I suppose here I should say: apocalypse has a way of making a writer like me wax poetic. I would apologize, but it proves a point: with apocalypse, even each word becomes urgent, alchemical, as the boundaries between entities blur. Let me go on, and mention the way a word can act like a fractal of apocalypse, as it kills the thing, to make it new and known. At the very root of our beings, language itself enacts a violence, a finality. Which brings me back to where I started: the end. Since here we are at last, unable to ignore that ultimate possibility, even as we know the coronavirus pandemic is not the first or last time catastrophe has destroyed worlds.

That’s where our team started too, looking back through the hidden histories that have delivered us to a tangled present, to a global system that’s built dominance by decimation, through generations. There’s a lot to learn from those riotously thriving in the wake of supremacy and constant growth. Perhaps first among these lessons is one that unexpectedly collides with therapeutic work, one we’ve returned to again and again: when trouble comes, stay with the storm.

To accompany this issue of Stillpoint Magazine we have launched a brand new Spotify profile, wherein you can find two commissioned playlists by Meg O’Doherty, intended to accompany you through these Apocalyptic pages and beyond–into your daily walks, to kick-start your evening kitchen boogies, or to play out the windows of your home out into the world beyond. Click the links below to be transported:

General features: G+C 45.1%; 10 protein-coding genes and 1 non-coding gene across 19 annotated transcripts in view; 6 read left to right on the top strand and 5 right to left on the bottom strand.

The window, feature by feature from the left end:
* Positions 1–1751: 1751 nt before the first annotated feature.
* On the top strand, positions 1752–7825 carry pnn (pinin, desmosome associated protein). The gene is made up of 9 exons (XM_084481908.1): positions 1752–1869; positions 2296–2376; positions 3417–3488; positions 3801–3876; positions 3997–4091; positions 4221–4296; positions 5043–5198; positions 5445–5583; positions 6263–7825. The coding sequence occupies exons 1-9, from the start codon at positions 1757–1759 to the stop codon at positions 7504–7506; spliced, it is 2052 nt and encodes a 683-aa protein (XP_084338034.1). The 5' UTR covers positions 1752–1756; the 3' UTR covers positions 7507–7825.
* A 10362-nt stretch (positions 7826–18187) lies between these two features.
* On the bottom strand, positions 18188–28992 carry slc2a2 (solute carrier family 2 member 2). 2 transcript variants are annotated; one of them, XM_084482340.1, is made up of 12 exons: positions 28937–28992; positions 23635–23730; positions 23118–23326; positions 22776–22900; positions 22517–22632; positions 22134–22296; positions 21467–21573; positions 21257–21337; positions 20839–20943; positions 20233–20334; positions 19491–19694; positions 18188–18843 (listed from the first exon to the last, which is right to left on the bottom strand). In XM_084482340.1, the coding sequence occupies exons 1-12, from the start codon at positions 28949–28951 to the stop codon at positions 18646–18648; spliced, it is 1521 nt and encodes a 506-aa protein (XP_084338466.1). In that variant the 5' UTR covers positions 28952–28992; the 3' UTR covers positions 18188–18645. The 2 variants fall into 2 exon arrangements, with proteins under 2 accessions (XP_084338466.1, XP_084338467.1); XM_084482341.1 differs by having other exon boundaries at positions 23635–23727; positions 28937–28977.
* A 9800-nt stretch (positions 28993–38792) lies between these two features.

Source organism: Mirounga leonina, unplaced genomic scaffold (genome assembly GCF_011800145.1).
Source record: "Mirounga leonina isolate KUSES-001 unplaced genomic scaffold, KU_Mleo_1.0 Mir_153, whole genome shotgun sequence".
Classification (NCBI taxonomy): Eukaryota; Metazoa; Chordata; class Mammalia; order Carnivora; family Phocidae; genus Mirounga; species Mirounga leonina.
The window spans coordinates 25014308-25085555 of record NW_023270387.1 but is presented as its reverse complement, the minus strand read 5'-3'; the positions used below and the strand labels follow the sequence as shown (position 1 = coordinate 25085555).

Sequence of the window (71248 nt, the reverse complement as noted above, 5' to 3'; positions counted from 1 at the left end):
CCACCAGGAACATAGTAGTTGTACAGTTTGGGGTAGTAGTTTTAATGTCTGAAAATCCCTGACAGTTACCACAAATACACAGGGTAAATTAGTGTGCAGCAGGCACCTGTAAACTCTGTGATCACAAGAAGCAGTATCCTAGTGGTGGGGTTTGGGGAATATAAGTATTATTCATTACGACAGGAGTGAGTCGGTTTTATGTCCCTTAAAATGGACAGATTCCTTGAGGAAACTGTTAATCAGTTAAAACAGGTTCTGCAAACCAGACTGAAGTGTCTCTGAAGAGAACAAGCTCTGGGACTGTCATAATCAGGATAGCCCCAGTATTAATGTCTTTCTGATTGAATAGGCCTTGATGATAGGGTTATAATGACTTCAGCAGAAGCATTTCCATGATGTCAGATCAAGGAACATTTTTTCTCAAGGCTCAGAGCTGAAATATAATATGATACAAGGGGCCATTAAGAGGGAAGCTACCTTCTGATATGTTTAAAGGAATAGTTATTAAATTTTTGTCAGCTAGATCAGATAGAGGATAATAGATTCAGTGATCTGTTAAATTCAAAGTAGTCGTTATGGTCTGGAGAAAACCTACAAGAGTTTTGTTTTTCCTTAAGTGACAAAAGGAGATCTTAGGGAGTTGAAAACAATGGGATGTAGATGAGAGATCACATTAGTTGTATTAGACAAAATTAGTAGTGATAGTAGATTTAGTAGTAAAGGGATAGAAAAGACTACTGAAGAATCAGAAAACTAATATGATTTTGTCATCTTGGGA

WATERMARKS is an exhibition comprising of a series of large scale (native resolution up to 2.4 metres wide) seemingly abstract aerial photographic landscapes of climate change-driven drought in North Western NSW, Australia. Their production has been a journey that has been taken over a year and 4 expeditions into the center of Australia to develop and produce.

With First Nations support, these photos were taken along the floodplains of the controversially managed and highly challenged Murray-Darling Basin that were traditionally owned by the Barkandji, Ngemba, Euahlayi and Wayilwan Nations.


Anne Marie Wirth Cauchon is Editor-in-Chief of Stillpoint Magazine, and Creative Director of the PrairieCare Institute’s Center for Applied Psychoanalysis, the mother of two, a PhD candidate in English and Comparative Literature at the University of Minnesota, and the author of the novel Nothing.

PAUL HARMON photographer

Paul Harmon is an US-born Australian film and television director and now fine art photographer. Before turning to photography he won an extensive number of awards as a social issues-based film maker and then continued to win awards and major nominations in just about every form of film making from feature length works through television dramatic series and documentaries. Harmon now lives with his partner in country NSW where he practices photography. He has been exhibited in numerous local photographic exhibitions in the Southern Highlands of NSW and received the Presidents Prize for Landscape at Head On 2017.